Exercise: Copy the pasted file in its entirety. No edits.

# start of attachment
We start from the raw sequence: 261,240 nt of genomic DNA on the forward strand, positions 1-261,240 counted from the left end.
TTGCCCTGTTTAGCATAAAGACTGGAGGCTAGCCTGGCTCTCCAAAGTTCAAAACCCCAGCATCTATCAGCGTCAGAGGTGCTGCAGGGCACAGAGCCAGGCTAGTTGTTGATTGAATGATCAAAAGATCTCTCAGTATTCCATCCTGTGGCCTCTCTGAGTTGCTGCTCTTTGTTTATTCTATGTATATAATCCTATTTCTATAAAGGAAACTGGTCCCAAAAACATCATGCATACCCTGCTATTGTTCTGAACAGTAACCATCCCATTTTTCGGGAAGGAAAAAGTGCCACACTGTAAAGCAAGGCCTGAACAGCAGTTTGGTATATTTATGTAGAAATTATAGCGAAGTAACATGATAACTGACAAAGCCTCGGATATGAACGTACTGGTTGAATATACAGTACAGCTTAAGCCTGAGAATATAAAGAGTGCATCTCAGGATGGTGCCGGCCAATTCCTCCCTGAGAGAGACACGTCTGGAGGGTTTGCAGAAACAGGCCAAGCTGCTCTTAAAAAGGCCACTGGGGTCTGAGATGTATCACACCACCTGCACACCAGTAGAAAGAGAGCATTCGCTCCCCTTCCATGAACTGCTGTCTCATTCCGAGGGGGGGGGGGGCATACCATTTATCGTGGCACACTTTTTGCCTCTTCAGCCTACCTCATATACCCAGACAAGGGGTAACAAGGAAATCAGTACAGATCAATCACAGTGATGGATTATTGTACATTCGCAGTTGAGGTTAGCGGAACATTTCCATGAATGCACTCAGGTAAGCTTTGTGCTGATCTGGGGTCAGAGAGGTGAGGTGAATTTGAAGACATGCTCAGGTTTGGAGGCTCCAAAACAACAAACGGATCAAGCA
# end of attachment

We start from the raw sequence: 261,240 nt of genomic DNA on the forward strand, positions 1-261,240 counted from the left end.
TTGCCCTGTTTAGCATAAAGACTGGAGGCTAGCCTGGCTCTCCAAAGTTCAAAACCCCAGCATCTATCAGCGTCAGAGGTGCTGCAGGGCACAGAGCCAGGCTAGTTGTTGATTGAATGATCAAAAGATCTCTCAGTATTCCATCCTGTGGCCTCTCTGAGTTGCTGCTCTTTGTTTATTCTATGTATATAATCCTATTTCTATAAAGGAAACTGGTCCCAAAAACATCATGCATACCCTGCTATTGTTCTGAACAGTAACCATCCCATTTTTCGGGAAGGAAAAAGTGCCACACTGTAAAGCAAGGCCTGAACAGCAGTTTGGTATATTTATGTAGAAATTATAGCGAAGTAACATGATAACTGACAAAGCCTCGGATATGAACGTACTGGTTGAATATACAGTACAGCTTAAGCCTGAGAATATAAAGAGTGCATCTCAGGATGGTGCCGGCCAATTCCTCCCTGAGAGAGACACGTCTGGAGGGTTTGCAGAAACAGGCCAAGCTGCTCTTAAAAAGGCCACTGGGGTCTGAGATGTATCACACCACCTGCACACCAGTAGAAAGAGAGCATTCGCTCCCCTTCCATGAACTGCTGTCTCATTCCGAGGGGGGGGGGGGCATACCATTTATCGTGGCACACTTTTTGCCTCTTCAGCCTACCTCATATACCCAGACAAGGGGTAACAAGGAAATCAGTACAGATCAATCACAGTGATGGATTATTGTACATTCGCAGTTGAGGTTAGCGGAACATTTCCATGAATGCACTCAGGTAAGCTTTGTGCTGATCTGGGGTCAGAGAGGTGAGGTGAATTTGAAGACATGCTCAGGTTTGGAGGCTCCAAAACAACAAACGGATCAAGCA